Connie Han Trio
Smoke Jazz Club
New York, NY
October 4, 2018
Combustible is the first word that sprung to mind as pianist Connie Han
opened her first set by spring loading her wily rhythm-mates, bassist Edwin Livingston and drummer/musical director Bill Wysaske
through a twisty, bop energy homage to Freddie Hubbard
, which, as she explained in her opening intros, she had recently composed.
After some humorous banter concerning her soon to be released debut Crime Zone
on Mack Avenue Records
, she embarked confidently into one of the tunes from it. "Gruvy" settled quickly into its groovy salsa swing. Her hands kin to the keyboard, roaming purposely across the landscape. Livingston proved himself an expressive soloist as Wysaske held center and Han vibrantly accentuated and punctuated both solo and groove. "The End of a Love Affair" featuring a crisply played solo from Han, was a tough, swinging salute to Brill Street and served as a spunky notice that Han clearly knows where the music comes from and how she can bend it to her will. "Crime Zone" with its punchy back and forth between bass and piano, sprung instantly to life.
A soft, classical wash introduced a riveting read of Stephen Soundheim's "Pretty Women" and the trio took it full on. Mulgrew Miller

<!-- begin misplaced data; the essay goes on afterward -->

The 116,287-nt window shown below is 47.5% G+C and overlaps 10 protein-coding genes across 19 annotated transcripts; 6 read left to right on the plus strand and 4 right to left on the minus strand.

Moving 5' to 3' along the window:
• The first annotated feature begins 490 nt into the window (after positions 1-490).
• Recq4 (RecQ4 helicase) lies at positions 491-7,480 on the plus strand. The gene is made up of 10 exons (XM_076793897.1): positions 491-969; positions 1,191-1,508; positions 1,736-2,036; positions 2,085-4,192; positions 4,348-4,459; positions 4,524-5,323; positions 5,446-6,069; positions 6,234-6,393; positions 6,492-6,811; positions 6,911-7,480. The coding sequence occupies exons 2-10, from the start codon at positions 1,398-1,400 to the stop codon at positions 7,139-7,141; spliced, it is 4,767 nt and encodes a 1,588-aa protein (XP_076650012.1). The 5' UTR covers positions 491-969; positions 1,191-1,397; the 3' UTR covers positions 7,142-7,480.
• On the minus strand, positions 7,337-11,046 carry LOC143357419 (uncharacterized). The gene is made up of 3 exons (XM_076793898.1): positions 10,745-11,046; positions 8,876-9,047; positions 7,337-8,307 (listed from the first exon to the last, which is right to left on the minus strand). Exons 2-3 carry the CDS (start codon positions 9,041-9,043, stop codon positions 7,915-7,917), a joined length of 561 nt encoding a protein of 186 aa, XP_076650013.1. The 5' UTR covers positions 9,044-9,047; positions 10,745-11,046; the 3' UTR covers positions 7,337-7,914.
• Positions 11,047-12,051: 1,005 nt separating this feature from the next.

's "The Sequel" proved a syncopated joy, drummer and bassist in tight, insistent synch step, allowing each other many vivid solo moments. A flash-pot version of one of Crime Zone,
's headier tracks "Southern Rebellion" closed the first set. Freed from the recorded version, the live performance evolved with virtuosic fire into a free jazz frenzy evidencing Han's fluency as an improviser.
A rowdy solo take on Joe Henderson
's "A Shade of Jade" blew open the second set and saw Han commanding the stage like a seasoned vet. With her band mates back onstage, "Extended Stay" became a throttled frenzy, the trio more than animated and ready to take their place on any stage.
A confessed Star Wars fan, she introduced a new composition to honor director George Lucas. Tossing the story boards for forces unknown, "Elegy for George" crackled with taut cinematic energy; the trio boldly going forth between suns and stars. The second incarnation of "The Sequel" proved to be defiant of the earlier take. "Is That So" from pianist Duke Pearson
gave sway to a lushly conceived Han solo as Wysaske added soft whispers with his brushes. The tune moved beautifully in accordance with New York's jazz history; showcasing the trio's innate resiliency as they then took on the moving wonderment of Mal Waldron
's signature "Soul Eyes."
All of twenty-two, Han has a creative future ahead of her. Fortunately we'll be there with her.